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Ernest Singleton, Individually and As Parent and Natural Guardian of His Minor Daughter v. Carol Gibson

SUPREME COURT OF THE STATE OF NEW YORK Appellate Division, Fourth Judicial Department


March 23, 2012

ERNEST SINGLETON, INDIVIDUALLY AND AS PARENT AND NATURAL GUARDIAN OF HIS MINOR DAUGHTER,
ESSENCE SINGLETON,
PLAINTIFF-APPELLANT,
v.
CAROL GIBSON, AS EXECUTRIX OF THE ESTATE OF MASON LEWIS, DECEASED,
DEFENDANT-RESPONDENT, ET AL., DEFENDANTS.

Appeal from an order of the Supreme Court, Monroe County (Evelyn Frazee, J.), entered January 6, 2011 in a personal injury action.

Singleton v Gibson

Appellate Division, Fourth Department

Published by New York State Law Reporting Bureau pursuant to Judiciary Law § 431.

This opinion is uncorrected and subject to revision before publication in the Official Reports.

Decided on March 23, 2012

PRESENT: SMITH, J.P., FAHEY, LINDLEY, AND MARTOCHE, JJ.

The order granted the motion of defendant Carol Gibson, as executrix of the estate of Mason Lewis, deceased, for summary judgment dismissing the complaint.

It is hereby ORDERED that the order so appealed from is unanimously affirmed without costs.

Memorandum: Plaintiff commenced this action, individually and on behalf of his infant daughter, seeking damages for third degree burns sustained by his daughter when her lower back came into contact with a hot radiator pipe in an apartment owned by Mason Lewis "and/or" his estate (hereafter, decedent). Carol Gibson (defendant) is the executrix of decedent's estate, and the apartment was leased to plaintiff's wife. The accident occurred in an upstairs bedroom when the child, who was then 13 months old, fell from a mattress while sleeping. According to plaintiff, the child apparently rolled into a pipe that was uninsulated and was attached to a steam radiator in the room. The bill of particulars alleges that decedent was negligent in "allowing extremely hot pipes to be exposed and uninsulated," thereby subjecting tenants to a significant risk of "burn injuries." Following discovery, defendant moved for summary judgment dismissing the complaint and any cross claims against her, as executrix of decedent's estate, and Supreme Court granted the motion. We affirm.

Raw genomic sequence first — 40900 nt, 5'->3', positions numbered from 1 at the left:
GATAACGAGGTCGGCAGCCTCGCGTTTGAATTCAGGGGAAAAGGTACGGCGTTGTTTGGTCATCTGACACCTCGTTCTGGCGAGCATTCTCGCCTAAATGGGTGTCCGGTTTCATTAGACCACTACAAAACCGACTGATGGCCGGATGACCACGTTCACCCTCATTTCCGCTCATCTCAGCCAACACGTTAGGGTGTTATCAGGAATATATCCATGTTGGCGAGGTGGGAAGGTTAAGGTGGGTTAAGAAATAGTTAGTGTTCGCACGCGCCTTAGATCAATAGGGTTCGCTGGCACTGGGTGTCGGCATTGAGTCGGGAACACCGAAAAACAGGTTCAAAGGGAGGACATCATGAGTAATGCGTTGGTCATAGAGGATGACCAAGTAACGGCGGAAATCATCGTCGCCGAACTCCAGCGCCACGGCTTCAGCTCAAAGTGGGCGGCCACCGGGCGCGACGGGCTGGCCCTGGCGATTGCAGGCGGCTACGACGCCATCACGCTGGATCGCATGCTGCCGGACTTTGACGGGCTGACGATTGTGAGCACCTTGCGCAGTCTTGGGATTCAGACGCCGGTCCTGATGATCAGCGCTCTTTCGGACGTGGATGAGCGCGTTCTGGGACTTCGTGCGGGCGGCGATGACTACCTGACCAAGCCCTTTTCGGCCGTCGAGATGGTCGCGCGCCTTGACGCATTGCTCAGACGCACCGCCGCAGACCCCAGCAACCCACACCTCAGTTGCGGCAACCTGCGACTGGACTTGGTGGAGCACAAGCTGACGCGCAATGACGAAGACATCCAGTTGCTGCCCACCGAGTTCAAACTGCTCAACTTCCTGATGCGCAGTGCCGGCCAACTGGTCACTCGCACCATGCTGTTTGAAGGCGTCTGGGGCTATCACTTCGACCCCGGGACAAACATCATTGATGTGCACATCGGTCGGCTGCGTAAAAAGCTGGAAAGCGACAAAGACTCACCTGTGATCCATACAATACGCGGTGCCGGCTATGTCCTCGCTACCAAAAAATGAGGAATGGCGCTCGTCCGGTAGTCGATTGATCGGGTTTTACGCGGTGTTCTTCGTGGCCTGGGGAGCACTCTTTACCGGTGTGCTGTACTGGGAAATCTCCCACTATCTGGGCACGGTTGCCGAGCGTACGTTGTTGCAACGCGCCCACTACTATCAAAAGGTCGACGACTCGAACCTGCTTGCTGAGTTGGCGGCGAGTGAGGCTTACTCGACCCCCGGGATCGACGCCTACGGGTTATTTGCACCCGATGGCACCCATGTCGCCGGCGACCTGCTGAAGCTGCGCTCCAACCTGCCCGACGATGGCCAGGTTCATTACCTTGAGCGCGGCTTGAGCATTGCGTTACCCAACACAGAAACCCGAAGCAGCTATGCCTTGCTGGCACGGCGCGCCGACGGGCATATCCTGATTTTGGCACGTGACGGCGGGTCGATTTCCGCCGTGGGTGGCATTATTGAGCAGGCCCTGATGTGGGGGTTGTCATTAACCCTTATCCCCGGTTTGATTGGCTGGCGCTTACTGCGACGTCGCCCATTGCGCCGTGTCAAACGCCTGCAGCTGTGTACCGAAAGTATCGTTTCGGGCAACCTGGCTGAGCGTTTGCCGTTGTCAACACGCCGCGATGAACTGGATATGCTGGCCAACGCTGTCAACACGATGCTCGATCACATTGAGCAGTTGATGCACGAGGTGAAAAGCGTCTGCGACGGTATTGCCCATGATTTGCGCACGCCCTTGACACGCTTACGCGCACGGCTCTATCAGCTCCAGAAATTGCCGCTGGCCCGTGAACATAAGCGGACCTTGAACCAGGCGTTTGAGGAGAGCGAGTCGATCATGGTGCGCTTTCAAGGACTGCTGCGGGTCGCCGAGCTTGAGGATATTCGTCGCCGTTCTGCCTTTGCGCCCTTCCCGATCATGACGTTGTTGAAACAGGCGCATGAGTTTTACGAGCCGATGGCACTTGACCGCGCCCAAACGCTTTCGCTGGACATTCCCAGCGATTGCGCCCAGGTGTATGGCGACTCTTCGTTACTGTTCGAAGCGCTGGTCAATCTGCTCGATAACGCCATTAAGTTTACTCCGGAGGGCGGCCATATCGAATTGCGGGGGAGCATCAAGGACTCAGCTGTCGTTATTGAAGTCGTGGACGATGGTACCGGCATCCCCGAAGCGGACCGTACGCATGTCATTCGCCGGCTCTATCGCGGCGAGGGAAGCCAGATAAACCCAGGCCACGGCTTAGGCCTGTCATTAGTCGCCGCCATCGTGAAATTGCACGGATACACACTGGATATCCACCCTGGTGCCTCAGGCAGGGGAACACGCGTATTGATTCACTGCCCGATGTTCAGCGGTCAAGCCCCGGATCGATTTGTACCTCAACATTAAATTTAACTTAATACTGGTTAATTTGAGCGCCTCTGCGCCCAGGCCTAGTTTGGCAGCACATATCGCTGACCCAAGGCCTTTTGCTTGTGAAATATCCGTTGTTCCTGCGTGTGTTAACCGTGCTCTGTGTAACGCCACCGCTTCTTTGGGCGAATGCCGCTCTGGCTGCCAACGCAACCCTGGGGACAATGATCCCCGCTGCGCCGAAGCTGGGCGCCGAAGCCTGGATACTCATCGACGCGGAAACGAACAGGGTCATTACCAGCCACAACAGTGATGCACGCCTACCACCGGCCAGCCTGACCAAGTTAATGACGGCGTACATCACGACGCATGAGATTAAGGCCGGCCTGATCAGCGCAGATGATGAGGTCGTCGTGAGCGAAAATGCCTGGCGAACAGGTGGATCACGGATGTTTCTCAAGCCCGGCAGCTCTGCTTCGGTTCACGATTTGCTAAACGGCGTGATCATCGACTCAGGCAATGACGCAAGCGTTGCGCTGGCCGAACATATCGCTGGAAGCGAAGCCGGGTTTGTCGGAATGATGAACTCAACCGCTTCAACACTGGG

As a general rule, "a landlord is not liable to a tenant for dangerous conditions on the leased premises, unless a duty to repair the premises is imposed by statute, by regulation or by contract" (Rivera v Nelson Realty, LLC, 7 NY3d 530, 534). Here, there was no such duty set forth in the lease signed by plaintiff's wife, and plaintiff cites no statute or regulation imposing a duty upon landlords to protect tenants from exposed radiator pipes. Plaintiff's reliance on Hughes v Concourse Residence Corp. (62 AD3d 463) is misplaced, inasmuch as in that case the landlord had a duty under the Administrative Code of the City of New York to insulate pipes carrying steam or water exceeding 165 degrees. There is no such regulation in the City of Rochester, where the leased apartment is located. Thus, in the absence of a statute, regulation or contractual provision requiring a landlord to repair the leased premises, decedent's estate cannot be held liable in negligence for the child's injuries (see Rivera, 7 NY3d at 536-537; Isaacs v West 34th Apts. Corp., 36 AD3d 414, lv denied 8 NY3d 810).

Entered: March 23, 2012 Frances E. Cafarell Clerk of the Court

20120323

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